(Reuters) - Dish Network Corp Chairman Charlie Ergen testified on Wednesday that the Justice Department’s antitrust chief advised him on June 10 to ask a senator to speak to the Federal Communications Commission about approving a key piece of the merger of wireless carriers T-Mobile and Sprint.
The Justice Department approved the merger in July after the carriers agreed to sell some assets to satellite provider Dish. The merger, however, was still subject to approval by the FCC, which came in October.
Ergen’s testimony on Wednesday came during the trial of a lawsuit filed in June by a group of U.S. states seeking to block the Sprint and T-Mobile merger. The states, led by New York and California, say the merger would lead to higher prices for customers.
The purchase by Englewood, Colorado-based Dish of the Sprint assets would allow Dish to build a viable competitor to the combined T-Mobile/Sprint, Verizon and AT&T.
It is unusual for a Justice Department official to suggest to a company that it use access to U.S. senators to lobby another federal government agency.
Attorneys for the states on Wednesday presented a text message from June 10 in which Makan Delrahim, the Justice Department’s antitrust division chief, told Ergen: “Today would be a good day to have your Senator friends contact the chairman,” a reference to FCC Chairman Ajit Pai.
The states opposing the merger filed their lawsuit the next day. A spokesman for Pai declined to comment on Wednesday.
Ergen testified that he asked Senator Cory Gardner of Colorado to speak with Pai and also spoke with Senate majority leader Mitch McConnell, but said he did not recall asking McConnell to reach out to anyone. Ergen did not say when he spoke to Gardner or McConnell.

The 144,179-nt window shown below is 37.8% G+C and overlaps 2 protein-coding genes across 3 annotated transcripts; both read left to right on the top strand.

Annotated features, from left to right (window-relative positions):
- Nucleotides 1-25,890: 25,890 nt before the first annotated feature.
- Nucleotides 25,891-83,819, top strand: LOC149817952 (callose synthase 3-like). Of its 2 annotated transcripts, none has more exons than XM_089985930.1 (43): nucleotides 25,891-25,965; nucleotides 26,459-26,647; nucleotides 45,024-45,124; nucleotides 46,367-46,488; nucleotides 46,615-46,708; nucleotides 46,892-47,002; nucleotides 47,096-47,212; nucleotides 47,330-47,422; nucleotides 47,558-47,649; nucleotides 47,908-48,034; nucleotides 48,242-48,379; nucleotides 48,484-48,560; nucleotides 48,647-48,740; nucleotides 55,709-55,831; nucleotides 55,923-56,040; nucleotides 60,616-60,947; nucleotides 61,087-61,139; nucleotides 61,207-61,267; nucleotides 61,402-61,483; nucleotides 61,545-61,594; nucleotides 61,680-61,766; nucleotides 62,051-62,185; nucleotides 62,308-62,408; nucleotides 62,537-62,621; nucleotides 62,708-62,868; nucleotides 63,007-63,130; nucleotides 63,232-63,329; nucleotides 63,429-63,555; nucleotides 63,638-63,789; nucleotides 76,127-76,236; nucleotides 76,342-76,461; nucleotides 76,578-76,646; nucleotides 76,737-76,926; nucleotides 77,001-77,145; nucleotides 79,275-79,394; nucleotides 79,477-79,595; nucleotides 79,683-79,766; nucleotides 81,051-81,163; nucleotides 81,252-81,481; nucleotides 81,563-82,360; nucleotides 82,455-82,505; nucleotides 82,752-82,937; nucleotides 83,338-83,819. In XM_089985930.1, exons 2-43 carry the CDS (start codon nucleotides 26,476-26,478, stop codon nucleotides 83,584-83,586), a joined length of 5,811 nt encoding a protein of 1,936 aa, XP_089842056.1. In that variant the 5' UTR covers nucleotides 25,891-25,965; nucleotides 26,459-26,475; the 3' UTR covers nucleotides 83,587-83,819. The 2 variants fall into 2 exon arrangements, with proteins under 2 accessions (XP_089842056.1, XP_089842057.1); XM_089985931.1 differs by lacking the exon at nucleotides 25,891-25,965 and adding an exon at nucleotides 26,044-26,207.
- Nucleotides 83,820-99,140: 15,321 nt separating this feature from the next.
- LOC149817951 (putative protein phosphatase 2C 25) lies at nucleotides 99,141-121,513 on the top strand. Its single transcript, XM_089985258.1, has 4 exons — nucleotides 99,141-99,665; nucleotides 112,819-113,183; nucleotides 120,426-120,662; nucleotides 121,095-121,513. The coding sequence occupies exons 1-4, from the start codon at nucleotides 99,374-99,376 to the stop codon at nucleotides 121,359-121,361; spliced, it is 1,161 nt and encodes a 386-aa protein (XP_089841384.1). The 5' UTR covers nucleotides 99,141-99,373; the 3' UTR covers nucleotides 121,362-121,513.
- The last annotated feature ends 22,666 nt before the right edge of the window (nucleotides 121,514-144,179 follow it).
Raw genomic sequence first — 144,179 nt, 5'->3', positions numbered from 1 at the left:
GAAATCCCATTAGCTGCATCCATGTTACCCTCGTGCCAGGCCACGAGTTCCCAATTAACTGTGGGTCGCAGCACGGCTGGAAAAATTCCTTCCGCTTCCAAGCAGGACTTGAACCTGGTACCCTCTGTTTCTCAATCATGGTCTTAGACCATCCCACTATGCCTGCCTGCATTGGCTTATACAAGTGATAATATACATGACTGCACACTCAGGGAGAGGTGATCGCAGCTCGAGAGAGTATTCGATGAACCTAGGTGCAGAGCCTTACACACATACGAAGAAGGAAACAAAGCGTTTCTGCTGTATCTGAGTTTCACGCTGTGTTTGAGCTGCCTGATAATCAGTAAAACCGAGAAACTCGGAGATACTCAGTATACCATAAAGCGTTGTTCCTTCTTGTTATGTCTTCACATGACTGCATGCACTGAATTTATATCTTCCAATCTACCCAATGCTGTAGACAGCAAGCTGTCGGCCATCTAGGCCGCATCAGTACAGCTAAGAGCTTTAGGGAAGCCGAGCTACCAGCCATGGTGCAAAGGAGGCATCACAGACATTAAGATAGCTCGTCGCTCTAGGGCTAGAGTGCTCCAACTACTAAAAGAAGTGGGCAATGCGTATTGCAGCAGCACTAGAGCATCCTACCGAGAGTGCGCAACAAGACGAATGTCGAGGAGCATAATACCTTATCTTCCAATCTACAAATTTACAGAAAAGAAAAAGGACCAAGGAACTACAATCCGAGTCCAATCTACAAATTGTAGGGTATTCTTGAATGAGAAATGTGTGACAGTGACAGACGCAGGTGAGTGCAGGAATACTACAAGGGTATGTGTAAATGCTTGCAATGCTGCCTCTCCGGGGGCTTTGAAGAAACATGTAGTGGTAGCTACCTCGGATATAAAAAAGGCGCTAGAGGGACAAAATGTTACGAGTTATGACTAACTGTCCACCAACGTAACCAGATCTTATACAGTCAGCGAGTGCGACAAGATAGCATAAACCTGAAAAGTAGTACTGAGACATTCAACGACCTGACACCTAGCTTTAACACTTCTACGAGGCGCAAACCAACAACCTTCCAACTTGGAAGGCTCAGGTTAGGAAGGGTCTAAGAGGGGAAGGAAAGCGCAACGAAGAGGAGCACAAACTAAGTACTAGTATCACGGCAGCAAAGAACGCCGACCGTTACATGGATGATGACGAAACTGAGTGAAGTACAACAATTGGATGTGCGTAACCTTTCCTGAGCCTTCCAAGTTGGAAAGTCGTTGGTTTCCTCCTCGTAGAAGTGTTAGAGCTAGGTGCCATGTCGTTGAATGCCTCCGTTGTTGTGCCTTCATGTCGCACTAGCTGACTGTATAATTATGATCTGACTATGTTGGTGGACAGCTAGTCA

The trial is scheduled to run until Friday, but the parties and the judge agreed to hold court on Saturday if needed.
The states, in their argument that Dish is not a suitable company to become a fourth carrier, pointed to a 2015 letter from the FCC that said two companies owned by Dish had inappropriately claimed $3 billion in taxpayer-funded discounts when they purchased spectrum. A statement from Pai at the time said Dish would need to pay back the $3 billion.
Throughout the trial, the states have argued that Dish is not a suitable company to purchase the Sprint assets and become a fourth wireless carrier because it has not been able to build a network using the wireless spectrum, or airwaves that carry data, it already owns.
Text messages seen by Reuters from T-Mobile’s chief executive, John Legere, to Ergen showed that he himself had doubts about Dish’s intentions.
“For full disclosure (which may be a new term to you) I have told Makan [Delrahim] I don’t believe you are serious about doing a deal and ... that I would like to discuss option B with him,” Legere texted Ergen on June 19, as the two men had been in tough negotiations for Dish to purchase the assets.
Dish declined to comment on the texts.
Reporting by Sheila Dang in New York; Additional reporting by Diane Bartz and David Shepardson in Washington; Editing by Leslie Adler